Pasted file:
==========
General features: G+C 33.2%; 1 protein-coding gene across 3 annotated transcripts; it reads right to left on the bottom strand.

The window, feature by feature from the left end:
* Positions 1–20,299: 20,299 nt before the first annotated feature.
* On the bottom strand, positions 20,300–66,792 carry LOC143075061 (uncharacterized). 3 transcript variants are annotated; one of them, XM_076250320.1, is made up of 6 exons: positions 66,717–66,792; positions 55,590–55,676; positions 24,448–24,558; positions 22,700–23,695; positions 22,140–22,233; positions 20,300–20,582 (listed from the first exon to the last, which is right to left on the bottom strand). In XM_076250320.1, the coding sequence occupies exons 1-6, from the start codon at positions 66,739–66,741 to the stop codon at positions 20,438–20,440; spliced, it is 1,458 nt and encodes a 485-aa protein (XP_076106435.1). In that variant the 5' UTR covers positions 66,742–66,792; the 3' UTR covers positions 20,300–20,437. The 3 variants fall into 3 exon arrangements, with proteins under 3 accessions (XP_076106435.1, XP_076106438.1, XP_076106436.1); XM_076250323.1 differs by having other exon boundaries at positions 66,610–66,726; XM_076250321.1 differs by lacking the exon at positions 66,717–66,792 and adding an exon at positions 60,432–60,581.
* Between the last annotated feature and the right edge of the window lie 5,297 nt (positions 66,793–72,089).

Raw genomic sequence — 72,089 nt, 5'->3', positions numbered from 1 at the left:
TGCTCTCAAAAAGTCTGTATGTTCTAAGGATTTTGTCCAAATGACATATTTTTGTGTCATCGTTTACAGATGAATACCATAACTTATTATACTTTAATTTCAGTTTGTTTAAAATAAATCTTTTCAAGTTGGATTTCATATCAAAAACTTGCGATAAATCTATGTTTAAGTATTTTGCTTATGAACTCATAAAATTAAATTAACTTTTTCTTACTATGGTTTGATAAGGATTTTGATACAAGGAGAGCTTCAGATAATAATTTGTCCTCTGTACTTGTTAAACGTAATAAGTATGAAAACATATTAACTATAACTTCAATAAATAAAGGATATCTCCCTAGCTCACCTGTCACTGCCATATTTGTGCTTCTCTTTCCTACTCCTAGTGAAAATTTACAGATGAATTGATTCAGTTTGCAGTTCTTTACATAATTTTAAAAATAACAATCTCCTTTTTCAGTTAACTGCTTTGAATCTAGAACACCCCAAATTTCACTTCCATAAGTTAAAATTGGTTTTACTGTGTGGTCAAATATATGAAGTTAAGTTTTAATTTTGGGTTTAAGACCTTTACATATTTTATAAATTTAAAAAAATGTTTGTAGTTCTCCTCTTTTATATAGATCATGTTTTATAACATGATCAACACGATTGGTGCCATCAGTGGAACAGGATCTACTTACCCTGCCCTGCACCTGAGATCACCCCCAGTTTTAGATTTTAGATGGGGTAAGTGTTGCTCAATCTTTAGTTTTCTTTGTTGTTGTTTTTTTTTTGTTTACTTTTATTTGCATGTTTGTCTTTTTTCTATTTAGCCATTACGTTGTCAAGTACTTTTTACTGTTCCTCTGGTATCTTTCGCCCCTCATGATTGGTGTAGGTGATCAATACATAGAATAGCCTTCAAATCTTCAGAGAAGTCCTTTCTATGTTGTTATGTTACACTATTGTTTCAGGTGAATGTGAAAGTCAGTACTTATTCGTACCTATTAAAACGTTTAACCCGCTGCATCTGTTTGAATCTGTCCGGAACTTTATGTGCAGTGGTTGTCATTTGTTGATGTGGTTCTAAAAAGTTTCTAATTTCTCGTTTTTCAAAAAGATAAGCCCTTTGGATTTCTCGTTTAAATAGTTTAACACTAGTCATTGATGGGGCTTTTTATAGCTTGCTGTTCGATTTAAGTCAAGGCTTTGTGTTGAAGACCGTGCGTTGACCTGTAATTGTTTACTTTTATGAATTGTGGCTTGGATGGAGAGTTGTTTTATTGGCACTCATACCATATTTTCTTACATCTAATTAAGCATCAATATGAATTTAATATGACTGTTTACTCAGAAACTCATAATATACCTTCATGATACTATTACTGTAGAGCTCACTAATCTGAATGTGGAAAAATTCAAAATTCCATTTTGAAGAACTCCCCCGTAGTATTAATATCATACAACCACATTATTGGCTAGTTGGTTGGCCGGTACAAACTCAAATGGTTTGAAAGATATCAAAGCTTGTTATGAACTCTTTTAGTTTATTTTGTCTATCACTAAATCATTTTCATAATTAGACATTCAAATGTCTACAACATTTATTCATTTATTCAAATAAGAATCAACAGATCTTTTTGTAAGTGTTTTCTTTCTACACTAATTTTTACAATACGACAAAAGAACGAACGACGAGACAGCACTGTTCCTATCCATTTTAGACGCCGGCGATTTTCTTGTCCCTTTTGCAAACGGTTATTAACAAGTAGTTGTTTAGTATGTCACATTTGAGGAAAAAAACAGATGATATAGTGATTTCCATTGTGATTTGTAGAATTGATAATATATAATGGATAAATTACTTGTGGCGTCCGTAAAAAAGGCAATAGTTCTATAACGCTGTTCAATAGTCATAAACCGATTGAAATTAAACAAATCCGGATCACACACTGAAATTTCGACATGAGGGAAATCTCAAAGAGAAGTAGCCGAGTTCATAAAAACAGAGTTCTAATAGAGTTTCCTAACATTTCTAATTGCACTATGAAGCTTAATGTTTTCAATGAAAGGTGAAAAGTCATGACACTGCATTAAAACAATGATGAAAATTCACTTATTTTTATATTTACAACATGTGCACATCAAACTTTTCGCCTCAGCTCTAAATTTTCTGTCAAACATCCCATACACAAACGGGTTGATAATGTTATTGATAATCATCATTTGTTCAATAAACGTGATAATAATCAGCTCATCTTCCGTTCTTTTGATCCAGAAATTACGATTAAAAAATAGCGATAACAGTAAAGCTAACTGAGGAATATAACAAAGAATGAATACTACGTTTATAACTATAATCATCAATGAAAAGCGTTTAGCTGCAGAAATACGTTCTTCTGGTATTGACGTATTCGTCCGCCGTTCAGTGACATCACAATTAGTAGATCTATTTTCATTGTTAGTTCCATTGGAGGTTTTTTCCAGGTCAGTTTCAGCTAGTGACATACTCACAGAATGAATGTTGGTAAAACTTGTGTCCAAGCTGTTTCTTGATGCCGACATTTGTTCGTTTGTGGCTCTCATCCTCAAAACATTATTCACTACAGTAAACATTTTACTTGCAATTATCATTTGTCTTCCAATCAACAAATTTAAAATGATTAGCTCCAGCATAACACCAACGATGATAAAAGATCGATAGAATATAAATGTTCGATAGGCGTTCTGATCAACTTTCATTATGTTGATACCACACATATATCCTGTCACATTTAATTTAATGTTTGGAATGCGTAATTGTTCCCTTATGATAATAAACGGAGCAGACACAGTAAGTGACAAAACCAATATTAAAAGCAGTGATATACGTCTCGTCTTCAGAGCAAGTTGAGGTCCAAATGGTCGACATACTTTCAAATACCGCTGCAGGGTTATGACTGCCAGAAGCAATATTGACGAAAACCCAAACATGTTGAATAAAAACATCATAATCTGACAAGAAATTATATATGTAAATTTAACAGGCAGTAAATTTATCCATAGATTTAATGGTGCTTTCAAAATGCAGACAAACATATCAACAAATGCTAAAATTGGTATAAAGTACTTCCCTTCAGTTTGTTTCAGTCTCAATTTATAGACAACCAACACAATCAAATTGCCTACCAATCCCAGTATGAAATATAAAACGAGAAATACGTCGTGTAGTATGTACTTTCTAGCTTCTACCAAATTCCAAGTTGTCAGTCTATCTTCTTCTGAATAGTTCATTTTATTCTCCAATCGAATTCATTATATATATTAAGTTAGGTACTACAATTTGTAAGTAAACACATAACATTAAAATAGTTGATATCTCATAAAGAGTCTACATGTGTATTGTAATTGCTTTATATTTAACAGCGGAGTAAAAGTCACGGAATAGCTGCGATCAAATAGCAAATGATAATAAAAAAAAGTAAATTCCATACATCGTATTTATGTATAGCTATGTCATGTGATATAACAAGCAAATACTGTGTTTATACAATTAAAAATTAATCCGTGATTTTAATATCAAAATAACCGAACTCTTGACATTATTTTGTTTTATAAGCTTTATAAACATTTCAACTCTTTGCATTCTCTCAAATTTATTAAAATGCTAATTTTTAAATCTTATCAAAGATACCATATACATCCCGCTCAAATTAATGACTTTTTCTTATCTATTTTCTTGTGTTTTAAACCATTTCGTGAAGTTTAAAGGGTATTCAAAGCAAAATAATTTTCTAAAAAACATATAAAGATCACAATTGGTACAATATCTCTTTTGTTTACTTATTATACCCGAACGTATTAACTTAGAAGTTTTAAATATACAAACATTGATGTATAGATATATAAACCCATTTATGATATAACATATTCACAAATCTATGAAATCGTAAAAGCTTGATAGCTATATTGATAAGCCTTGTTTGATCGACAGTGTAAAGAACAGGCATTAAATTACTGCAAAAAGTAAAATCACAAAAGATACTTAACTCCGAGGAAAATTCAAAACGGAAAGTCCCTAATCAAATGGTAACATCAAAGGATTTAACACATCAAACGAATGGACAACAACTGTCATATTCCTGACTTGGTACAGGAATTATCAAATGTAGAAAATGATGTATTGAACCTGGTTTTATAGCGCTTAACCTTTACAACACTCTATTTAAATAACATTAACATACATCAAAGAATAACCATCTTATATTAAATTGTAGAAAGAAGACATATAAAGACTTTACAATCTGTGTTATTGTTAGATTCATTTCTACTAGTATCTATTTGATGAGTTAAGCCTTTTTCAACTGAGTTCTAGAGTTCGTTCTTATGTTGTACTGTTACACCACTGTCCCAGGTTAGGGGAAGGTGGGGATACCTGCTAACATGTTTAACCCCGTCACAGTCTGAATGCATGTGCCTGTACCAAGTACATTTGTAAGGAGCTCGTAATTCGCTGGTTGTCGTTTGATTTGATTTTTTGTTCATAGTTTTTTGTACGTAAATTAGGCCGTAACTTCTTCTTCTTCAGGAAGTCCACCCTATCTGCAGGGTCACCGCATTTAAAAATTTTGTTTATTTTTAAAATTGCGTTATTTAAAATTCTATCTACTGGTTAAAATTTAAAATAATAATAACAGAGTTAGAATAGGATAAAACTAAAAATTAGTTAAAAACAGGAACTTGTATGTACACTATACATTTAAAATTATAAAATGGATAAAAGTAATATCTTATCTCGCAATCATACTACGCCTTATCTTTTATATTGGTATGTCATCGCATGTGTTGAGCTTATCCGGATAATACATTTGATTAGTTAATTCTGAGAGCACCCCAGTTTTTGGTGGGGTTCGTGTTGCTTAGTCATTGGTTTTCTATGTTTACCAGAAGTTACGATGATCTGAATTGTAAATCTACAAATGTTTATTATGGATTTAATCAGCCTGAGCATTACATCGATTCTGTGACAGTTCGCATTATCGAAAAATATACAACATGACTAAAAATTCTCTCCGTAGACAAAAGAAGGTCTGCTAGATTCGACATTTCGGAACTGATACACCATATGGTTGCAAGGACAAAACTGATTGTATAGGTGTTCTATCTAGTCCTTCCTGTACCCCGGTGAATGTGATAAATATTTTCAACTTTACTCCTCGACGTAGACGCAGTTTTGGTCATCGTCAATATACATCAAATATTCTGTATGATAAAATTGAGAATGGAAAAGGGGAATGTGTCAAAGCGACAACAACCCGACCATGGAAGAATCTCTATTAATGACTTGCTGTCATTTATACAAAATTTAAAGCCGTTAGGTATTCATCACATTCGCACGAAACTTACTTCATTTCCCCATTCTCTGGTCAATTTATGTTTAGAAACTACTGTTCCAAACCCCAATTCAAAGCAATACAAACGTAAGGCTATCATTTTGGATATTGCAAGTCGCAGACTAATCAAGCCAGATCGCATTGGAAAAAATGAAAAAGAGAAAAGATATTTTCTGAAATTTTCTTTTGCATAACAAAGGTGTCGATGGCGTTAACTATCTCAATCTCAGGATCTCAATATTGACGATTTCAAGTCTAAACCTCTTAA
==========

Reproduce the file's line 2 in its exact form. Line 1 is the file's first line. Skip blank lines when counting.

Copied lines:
The window, feature by feature from the left end: